Since it’s women’s history month, I’ve decided to find women who made an impact in fashion in the 18 and 1900s!
This weeks post will be about a woman named Ann Cole Lowe. Ann was the first black woman to become a noted fashion designer (1920s-1960s). Ann grew up in Clayton, Alabama. Her mother and grandma were seamstresses, which gave her the push she needed to begin her interest in fashion at a young age. She would shape cloth flowers out of the leftover scraps of fabric. When Ann was 16 her mother passed on, she left behind 4 ball gowns and they weren’t finished, Ann finished them! That’s when Miss Ann took off in the fashion world.
At 18 Ann signed up for New York fashion school, which was segregated at the time, she was extraordinary and graduated early. She worked in Florida for 10 years before moving back to New York. In New York she was the go to dress designer for the elites, (Rockefeller’s, Roosevelt’s, and the du Ponts). She would do all of the work, but got none of the credit for example, she designed the dress Olivia de Havilland wore to the 1947 Oscars, where Sonia Rosenberg’s name was sewn onto the label of the dress.
In 1953, Ann was hired to create Jackie Bouvier’s wedding dress, plus all of the gowns for the bridesmaids and the bride‘s mother. It took her and her assistants two months cutting and sewing the ornate folds of the gown out of more than 50 yards of silk taffeta. 10 days before the wedding a pipe burst it in Ann’s studio, it ruined 10 to 15 dresses, including the bride to be‘s dress. Ann and her team worked around the clock and finished the dresses in a fraction of the time. When bringing the dresses to the family￼ she had to go through the back, and she refused, saying “either the dresses went with her through the front door, or they went back with her to New York.” Everyone loved Jackie B’s, later Kennedy, dress, except her. When asked who made the dress, she said, “I wanted to go to France, but a color dressmaker did it.” ￼￼￼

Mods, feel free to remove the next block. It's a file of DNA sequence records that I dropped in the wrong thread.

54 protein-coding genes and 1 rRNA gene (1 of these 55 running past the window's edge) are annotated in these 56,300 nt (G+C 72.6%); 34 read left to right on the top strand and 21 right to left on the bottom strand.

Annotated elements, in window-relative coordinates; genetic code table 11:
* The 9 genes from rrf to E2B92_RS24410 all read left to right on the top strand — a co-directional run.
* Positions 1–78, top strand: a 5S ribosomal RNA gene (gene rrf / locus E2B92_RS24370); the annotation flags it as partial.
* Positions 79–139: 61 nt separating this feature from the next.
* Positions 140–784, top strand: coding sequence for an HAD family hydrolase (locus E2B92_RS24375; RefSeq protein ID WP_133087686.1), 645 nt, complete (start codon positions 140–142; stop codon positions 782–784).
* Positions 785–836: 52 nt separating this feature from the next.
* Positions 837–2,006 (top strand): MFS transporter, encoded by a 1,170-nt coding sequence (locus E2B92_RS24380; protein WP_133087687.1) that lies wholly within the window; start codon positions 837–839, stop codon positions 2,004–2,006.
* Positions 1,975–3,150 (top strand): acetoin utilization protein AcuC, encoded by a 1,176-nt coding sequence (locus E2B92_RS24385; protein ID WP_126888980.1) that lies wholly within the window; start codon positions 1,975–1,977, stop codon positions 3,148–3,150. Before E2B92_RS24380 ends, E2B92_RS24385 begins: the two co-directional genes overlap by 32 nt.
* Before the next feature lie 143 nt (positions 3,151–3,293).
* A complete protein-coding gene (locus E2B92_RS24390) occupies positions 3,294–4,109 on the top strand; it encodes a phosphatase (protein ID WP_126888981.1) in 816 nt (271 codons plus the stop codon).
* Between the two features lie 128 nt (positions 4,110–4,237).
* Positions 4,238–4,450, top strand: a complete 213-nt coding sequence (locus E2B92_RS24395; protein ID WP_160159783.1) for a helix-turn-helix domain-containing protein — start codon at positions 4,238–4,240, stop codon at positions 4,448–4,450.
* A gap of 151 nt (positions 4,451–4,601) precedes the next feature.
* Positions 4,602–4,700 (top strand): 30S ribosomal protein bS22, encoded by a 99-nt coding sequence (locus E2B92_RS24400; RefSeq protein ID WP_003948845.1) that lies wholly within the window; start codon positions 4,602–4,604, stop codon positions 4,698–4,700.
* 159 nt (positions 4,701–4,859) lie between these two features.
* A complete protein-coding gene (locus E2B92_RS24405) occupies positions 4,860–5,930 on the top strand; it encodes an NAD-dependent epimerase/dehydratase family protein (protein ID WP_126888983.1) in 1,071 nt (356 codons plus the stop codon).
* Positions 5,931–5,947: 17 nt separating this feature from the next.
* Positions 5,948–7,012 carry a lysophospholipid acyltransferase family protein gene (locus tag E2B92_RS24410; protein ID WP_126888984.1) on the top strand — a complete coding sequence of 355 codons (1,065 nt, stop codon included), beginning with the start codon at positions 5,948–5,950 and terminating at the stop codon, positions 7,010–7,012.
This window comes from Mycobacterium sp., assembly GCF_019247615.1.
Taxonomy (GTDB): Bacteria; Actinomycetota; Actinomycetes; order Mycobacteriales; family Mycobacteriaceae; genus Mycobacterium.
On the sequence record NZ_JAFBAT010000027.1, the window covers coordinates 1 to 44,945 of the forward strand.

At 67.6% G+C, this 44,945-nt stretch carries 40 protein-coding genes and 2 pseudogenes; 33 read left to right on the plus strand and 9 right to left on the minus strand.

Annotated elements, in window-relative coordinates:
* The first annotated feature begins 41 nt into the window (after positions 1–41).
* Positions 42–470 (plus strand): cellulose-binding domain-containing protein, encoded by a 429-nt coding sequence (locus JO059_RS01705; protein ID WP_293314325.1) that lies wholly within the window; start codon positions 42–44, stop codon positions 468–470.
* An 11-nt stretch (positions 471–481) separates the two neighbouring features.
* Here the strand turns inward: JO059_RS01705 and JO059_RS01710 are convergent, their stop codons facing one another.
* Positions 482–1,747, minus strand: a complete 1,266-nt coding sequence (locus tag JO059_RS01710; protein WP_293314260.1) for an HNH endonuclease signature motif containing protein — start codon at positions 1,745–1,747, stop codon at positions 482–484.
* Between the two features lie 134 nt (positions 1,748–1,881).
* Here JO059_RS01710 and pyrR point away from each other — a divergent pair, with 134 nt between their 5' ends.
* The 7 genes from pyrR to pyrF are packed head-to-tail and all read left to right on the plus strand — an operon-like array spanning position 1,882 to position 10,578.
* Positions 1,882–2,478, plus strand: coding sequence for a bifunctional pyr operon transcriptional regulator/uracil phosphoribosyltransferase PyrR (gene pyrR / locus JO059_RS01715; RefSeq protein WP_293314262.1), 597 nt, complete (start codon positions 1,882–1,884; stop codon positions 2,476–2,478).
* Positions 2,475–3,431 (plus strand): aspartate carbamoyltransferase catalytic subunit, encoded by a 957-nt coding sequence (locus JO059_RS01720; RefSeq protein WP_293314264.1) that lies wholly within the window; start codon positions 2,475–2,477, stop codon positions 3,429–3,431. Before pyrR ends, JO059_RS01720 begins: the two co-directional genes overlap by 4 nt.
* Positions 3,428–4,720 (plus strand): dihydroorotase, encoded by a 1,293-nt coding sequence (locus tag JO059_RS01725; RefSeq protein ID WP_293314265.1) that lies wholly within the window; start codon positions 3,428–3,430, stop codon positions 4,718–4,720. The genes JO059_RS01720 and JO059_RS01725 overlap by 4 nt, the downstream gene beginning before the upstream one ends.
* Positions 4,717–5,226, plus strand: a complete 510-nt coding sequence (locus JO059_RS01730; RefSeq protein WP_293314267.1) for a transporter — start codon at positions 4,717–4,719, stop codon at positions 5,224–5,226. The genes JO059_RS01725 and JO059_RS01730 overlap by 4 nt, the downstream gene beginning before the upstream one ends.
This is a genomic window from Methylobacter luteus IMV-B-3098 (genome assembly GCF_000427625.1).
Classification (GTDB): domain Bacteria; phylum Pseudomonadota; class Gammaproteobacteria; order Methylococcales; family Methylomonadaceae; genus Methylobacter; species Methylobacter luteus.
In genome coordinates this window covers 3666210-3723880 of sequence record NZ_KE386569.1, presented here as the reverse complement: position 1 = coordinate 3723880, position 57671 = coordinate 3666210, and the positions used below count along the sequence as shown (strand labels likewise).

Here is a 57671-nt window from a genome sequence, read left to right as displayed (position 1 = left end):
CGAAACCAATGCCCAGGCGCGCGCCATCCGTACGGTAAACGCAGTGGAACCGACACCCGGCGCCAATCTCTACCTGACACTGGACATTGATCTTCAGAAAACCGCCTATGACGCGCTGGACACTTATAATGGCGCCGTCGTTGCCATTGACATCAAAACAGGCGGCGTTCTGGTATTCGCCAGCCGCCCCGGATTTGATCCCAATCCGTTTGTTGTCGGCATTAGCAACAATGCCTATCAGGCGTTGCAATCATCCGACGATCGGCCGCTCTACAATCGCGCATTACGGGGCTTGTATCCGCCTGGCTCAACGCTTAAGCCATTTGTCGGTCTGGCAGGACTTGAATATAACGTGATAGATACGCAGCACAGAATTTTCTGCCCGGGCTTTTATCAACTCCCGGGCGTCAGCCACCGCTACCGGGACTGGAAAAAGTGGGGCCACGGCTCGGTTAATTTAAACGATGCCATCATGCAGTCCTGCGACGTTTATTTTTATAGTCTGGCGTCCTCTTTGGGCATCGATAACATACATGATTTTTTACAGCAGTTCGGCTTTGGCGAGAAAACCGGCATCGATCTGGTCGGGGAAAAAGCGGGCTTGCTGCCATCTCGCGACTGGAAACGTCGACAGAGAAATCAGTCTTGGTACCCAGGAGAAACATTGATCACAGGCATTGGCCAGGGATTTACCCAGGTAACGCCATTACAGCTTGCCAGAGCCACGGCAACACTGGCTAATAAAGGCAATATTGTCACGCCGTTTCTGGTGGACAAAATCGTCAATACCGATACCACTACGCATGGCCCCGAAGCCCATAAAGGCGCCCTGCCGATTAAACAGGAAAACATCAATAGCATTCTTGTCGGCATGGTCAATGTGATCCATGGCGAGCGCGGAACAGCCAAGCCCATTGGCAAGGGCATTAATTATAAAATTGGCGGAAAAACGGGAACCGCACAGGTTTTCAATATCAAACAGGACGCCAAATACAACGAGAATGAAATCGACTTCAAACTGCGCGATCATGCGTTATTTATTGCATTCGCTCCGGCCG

Jackie and Ann were close as she was working for the family, so when hearing how she was addressed, she was sad. She was black, she didn’t get respectable recognition because she was black, but she never complained or dragged her feet, she persevered because she’s a strong black woman!
I love hearing Ann’s story of how she persevered when the odds were against her. She was an amazing designer and woman for redoing Jackie Kennedy’s dresses when they were ruined. She was also brave for not settling for going through the back when returning the dresses. I love to see it!
More to come later this week. Thank you for reading this week’s blog post, I hope you enjoyed reading. As always…